A spokesperson for Fort Leonard Wood could not comment on Sarah's individual case, but told The Sun: "The Army takes allegations of sexual assault very seriously and will investigate every report of sexual assault.
"We ask the individual to contact any U.S. Army Criminal Investigation Command office to initiate an investigation."
A spokesman for the Attorney General's Office also said they could not comment on the individual case at this current time.
Her harrowing story is one of thousands, as troubling statistics show sexual assault in the military is still on the rise, according to an official Pentagon report last year.
Although the majority — about 70 percent — still do not report the life-changing incidents.
This month, missing Fort Hood soldier, Sgt Elder Fernandes, who reported sexual abuse was found hanged – becoming the 12th death this year at 'the Army's most crime-ridden post.'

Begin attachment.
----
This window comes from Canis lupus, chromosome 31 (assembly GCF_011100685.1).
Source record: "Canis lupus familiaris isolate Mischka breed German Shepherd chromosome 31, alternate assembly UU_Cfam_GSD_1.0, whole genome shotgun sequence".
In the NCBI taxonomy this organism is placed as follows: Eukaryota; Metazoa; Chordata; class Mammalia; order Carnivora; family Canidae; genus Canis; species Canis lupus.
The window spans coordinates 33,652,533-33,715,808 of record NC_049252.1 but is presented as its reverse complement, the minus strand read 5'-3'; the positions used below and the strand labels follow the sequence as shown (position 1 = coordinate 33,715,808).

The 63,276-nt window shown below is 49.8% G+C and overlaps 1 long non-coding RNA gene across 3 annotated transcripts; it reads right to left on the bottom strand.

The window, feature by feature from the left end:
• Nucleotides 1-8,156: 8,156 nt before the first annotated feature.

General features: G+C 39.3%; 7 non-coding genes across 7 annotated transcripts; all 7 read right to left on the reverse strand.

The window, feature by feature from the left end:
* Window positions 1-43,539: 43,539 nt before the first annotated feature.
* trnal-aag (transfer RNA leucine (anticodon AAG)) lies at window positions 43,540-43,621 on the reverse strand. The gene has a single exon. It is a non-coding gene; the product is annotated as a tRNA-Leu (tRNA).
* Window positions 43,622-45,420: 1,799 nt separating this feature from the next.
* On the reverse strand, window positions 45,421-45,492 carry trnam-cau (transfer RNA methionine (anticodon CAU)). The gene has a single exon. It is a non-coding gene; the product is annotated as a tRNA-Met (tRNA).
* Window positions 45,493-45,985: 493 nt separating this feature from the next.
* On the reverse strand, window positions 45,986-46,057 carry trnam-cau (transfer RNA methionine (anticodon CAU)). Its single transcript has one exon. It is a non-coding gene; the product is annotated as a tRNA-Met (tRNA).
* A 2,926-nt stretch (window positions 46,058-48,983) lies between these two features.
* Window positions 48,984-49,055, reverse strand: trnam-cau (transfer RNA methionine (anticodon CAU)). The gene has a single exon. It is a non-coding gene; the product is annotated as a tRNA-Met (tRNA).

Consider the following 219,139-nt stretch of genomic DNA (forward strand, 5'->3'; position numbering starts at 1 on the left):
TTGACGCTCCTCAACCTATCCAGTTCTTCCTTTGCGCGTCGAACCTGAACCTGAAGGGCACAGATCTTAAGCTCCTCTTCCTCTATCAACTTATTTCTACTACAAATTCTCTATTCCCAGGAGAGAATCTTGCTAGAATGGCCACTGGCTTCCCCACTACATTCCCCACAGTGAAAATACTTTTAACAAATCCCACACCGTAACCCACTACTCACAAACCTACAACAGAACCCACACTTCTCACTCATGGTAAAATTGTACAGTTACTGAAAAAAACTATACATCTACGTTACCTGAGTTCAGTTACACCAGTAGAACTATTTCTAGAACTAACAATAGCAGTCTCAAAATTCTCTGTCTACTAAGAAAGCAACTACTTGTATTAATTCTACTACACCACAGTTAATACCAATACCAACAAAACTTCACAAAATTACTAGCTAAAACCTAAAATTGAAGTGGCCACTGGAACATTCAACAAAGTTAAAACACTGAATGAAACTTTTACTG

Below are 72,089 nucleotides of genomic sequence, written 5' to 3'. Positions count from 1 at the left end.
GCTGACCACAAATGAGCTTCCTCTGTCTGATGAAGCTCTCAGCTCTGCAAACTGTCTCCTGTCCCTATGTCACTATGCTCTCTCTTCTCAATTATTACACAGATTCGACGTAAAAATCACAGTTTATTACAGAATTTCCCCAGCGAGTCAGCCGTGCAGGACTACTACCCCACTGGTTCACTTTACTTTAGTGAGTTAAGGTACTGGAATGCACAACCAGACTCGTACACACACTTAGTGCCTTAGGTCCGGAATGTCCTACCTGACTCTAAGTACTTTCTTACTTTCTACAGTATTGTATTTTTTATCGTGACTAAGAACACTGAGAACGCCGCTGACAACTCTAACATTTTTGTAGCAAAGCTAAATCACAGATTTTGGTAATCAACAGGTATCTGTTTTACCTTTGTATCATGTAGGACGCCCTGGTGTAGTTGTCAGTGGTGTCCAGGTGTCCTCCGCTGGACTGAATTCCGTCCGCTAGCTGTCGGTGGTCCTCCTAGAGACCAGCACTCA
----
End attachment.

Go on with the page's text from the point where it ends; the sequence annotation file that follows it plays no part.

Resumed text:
Special Agent Damon Phelps of the Army Criminal Investigation Command said the investigation was completed “fairly recently” and Fernandes was made aware of the outcome, alleging his claims were "unsubstantiated".
"The subject of the investigation took and passed a polygraph investigation, and we found no witnesses that could corroborate Sgt. Fernandes’ allegations,” Phelps said.
“There was a thorough legal review, and the allegations were unsubstantiated.”
Sarah, who now lives in Valencia, California with her supportive husband and children, said she has regular therapy sessions to deal with her own rape trauma.
"My PTSD from my rape is very bad, and I don't really trust a lot of people," she told The Sun.
"Even to this day, I'm so scared if I see someone who resembles my rapist I avoid them completely.
"If I'm in a grocery store and I can't go down another aisle, I will walk out to my car and leave my groceries.
"It's coronavirus pandemic, but sexual assault and rape in the military is far beyond that.
"And the military can do anything and everything they can to cover things up.
“Even though I'm out of the military, I have friends that are still in the military.
“If a weapon goes missing on post they completely lock it down, nobody is going home until they find it. But a soldier goes AWOL and nothing happens."